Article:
To Lead Across Cultures, Focus on Hierarchy and Decision Making
By Erin Meyer
From the July-August 2017 Issue, Harvard Business Review
Cultural differences in leadership styles often create unexpected misunderstandings. Americans, for example, are used to thinking of the Japanese as hierarchical while considering themselves egalitarian. Yet the Japanese find Americans confusing to deal with. Although American bosses are outwardly egalitarian—encouraging subordinates to use first names and to speak up in meetings—they seem to the Japanese to be extremely autocratic in the way they make decisions. As a Japanese manager living in the United States and working for Mitsubishi put it: “I couldn’t figure out how to adapt my approach from one day to the next, because the culture was so contradictory and puzzling.”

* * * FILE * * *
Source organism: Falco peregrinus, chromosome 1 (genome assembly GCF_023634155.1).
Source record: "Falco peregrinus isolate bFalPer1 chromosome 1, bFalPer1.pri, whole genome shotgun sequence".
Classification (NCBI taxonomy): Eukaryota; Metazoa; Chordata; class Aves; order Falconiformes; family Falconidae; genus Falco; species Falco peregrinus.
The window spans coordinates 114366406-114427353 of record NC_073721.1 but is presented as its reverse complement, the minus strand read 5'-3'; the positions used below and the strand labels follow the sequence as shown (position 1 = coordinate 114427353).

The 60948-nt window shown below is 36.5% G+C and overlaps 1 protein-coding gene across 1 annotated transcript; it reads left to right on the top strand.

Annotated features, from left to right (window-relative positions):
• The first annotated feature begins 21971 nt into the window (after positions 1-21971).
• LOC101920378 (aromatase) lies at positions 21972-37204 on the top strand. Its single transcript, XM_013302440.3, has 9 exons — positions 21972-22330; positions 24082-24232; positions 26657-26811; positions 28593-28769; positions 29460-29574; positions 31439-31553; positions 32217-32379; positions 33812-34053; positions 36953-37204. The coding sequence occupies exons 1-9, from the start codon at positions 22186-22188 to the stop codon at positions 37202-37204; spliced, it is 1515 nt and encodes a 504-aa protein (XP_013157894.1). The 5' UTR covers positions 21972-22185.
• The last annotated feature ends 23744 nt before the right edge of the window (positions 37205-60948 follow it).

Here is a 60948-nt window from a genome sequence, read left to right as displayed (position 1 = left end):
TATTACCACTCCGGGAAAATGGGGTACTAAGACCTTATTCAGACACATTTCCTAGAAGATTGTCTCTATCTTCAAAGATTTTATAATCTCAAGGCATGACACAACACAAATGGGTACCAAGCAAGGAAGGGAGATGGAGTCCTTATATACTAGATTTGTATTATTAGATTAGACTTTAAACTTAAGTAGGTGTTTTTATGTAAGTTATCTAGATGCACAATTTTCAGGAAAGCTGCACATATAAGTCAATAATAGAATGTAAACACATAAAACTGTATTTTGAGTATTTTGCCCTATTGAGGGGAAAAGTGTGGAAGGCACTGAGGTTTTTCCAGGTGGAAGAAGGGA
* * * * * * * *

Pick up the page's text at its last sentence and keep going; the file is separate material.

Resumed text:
Problems like this manager’s are widespread. In many years of researching, consulting, and teaching executives and managers in hundreds of global companies, I’ve found that it’s common for people from different countries to grapple with mutual incomprehension. Often that’s because managers fail to distinguish between two important dimensions of leadership culture.